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Utilizing social media to facilitate two-way involvement with the museum

Page history last edited by Nancy Proctor 9 years, 11 months ago

Case Study title: Utilizing Social Media to Facilitate Two-Way Involvement with the Museum

 

Presenter: Penelope Taylor

 

Brief Abstract:

Based on the ideas of liberatory praxis and an aversion to "banking" forms of education as suggested by education theorist Paolo Freire, I am interested in the possibilities of challenging positions of authority and using social media to facilitate two-way dialogue between museum visitors and community members that informs educational programming at the museum. Placed in the instantaneous and inundated world of museum constituents using social media, the issue of encouraging effective public participation appears on the forefront. What are the most viable ways to involve the response or input of museum "outsiders" into the museum? Based on a collaborative cell phone tour project at the Rose Art Museum that gave recent immigrant women a chance to publicly interpret the museum with their own voices, I’m interested in the experiences others have had sharing knowledge and in tailoring exhibitions to meet the interests of museum constituents.

 

Abstract:

 

By tapping into the way people use the Internet, acknowledging established systems of communication in curatorial and museum educational practice, and attributing information to an author (museum-related or not), informed programming (i.e. public-created cell phone tours or poll-guided exhibition planning) gives the public an online and on-site presence and are prime examples of the potential for using social media for good, two-way, dialogic conversations and updating the place of museums in the world today. Based on the ideas of liberatory praxis and an aversion to "banking" forms of education as suggested by education theorist Paolo Freire, I am interested in the possibilities of challenging positions of authority and using social media to facilitate two-way dialogue between museum visitors and community members that informs educational programming at the museum. A museum’s constituencies are far-flung. From regular visitors, donors and staff to potential visitors, neighbors, school groups and young professionals, the question of who a museum is attempting to serve and how and whether museums can be “all things to all people” is a constant point of entry for leisure science considerations. How people spend their “free time” and how learning happens in the museum are both influential when determining the logistics of such buzzwords as interactive, interpretive, and community-based museum programming. Placed in the instantaneous and inundated world of museum constituents using social media, the issue of encouraging effective public participation appears on the forefront. Since it is still fairly recent, many museums are still parsing out the role of social media in their institutions, and refocusing missions to include the rapidity and wide range of communication that accompanies social media and technology activities in each museum. What are the most viable ways to involve the response or input of museum "outsiders" (anyone other than museum staff or those seen in authoritative positions) into the museum? Based on my experience of a collaborative cell phone tour project at the Rose Art Museum that gave recent immigrant women a chance to publicly interpret the museum with their own voices, I’m interested in the experiences others have had sharing knowledge and making feedback much more than that, to empower visitors about their own knowledge about the museum and tailor exhibitions to meet the interests of museum constituents.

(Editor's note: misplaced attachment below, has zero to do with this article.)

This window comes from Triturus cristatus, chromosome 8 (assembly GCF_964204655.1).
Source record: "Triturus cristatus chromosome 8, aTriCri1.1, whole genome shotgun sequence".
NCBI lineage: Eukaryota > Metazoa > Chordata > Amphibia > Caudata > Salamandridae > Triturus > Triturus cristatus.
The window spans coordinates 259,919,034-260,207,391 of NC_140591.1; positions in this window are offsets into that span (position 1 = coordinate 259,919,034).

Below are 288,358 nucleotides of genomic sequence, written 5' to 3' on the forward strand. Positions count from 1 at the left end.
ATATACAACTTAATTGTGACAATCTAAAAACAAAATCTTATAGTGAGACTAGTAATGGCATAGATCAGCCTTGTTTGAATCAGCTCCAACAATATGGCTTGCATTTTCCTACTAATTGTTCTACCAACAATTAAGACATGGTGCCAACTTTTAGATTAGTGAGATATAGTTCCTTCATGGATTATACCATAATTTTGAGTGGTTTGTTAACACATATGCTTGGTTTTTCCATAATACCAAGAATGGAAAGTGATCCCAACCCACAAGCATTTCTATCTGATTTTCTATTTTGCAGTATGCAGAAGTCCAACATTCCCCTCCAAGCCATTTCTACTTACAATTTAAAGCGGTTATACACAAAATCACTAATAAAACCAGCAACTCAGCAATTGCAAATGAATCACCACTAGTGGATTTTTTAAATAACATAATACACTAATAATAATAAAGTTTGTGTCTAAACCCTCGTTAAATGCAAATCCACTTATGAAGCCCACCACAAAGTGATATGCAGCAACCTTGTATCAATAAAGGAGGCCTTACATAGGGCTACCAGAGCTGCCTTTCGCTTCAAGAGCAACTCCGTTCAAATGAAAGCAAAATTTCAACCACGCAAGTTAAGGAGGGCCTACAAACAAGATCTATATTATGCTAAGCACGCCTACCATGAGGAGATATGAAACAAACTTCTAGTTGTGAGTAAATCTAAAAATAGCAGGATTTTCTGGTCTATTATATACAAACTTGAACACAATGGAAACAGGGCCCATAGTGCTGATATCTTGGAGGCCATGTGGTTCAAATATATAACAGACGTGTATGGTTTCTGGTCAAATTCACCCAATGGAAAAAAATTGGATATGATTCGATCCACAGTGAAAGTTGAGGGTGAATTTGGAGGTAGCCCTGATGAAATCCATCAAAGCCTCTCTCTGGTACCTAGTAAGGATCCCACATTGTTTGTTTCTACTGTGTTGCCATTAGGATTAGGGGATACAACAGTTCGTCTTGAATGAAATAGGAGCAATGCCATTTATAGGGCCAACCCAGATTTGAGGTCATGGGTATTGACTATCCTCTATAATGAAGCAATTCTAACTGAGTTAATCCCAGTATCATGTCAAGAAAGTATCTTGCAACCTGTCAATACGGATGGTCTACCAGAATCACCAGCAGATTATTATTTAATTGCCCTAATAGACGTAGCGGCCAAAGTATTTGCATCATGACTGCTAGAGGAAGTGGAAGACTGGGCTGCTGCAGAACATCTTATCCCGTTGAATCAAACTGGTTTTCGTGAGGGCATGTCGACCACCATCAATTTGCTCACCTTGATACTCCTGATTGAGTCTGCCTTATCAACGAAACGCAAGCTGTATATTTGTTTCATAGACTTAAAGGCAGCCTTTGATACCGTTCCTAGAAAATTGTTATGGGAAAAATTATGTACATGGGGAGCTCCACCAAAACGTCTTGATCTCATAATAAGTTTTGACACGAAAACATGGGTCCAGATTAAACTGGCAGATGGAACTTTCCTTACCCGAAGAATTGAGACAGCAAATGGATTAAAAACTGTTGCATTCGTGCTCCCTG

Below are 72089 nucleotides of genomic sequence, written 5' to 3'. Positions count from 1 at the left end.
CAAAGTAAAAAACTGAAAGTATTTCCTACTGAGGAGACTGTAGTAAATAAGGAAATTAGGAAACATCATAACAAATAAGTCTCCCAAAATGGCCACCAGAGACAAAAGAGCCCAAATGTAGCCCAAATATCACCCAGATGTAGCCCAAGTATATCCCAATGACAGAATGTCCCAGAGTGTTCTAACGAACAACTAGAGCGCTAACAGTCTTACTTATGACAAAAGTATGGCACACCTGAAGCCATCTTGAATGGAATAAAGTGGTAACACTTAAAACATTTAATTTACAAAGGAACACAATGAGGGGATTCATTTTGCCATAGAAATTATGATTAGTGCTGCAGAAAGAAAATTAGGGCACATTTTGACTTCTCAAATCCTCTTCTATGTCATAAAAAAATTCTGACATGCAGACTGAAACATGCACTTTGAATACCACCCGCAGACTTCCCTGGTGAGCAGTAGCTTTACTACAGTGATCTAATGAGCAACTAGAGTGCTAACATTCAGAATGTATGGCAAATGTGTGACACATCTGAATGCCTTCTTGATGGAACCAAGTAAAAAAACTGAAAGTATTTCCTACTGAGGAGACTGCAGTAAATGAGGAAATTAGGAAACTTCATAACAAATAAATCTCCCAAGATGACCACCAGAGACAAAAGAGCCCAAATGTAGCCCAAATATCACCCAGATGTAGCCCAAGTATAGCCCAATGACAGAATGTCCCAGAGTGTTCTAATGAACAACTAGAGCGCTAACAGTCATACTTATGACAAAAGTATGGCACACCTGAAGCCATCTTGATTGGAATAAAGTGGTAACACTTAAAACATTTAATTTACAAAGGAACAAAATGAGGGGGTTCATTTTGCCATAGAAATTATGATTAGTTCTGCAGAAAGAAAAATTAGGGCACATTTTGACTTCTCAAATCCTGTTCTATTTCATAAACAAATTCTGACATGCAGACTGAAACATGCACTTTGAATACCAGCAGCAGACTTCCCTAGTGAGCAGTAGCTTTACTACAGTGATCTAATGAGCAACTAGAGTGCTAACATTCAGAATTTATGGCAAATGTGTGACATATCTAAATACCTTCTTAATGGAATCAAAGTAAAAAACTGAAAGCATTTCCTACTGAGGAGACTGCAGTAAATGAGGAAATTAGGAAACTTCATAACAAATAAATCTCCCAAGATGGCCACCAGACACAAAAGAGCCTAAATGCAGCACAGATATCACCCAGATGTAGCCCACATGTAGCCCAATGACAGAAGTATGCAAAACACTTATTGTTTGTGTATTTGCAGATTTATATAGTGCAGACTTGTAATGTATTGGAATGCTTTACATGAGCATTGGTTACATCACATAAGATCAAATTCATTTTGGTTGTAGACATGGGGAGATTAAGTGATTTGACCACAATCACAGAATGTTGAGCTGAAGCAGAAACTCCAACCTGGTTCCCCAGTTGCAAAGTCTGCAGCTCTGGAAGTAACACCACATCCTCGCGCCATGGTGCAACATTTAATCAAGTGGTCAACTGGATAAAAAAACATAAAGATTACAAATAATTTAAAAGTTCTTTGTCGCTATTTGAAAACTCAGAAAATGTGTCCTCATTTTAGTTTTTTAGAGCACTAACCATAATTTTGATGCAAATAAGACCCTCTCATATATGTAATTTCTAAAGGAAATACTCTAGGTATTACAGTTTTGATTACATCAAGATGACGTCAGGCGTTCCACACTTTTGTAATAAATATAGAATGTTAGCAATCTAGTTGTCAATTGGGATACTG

Session Info

  • Type: Case Study Showcase
  • Keywords: social media, exchanging knowledge, imput-influenced programming
  • Relevance: I believe that "banking" information to visitors is often par for the course in museums, but I do believe that active educators can seek to gain knowledge from visitors an an effort to empower the visitors and break down power differences between those "in the know" and potentially intimidated visitors. This session observes how people use the internet, thereby hinting at how they engage with open-ended questions, info provided by museums online, etc. Moving forward with web-use habits in mind can make participating and contributing less intimidating, and the end product more satisfying. Target audience: museum educators, visitors, web people.

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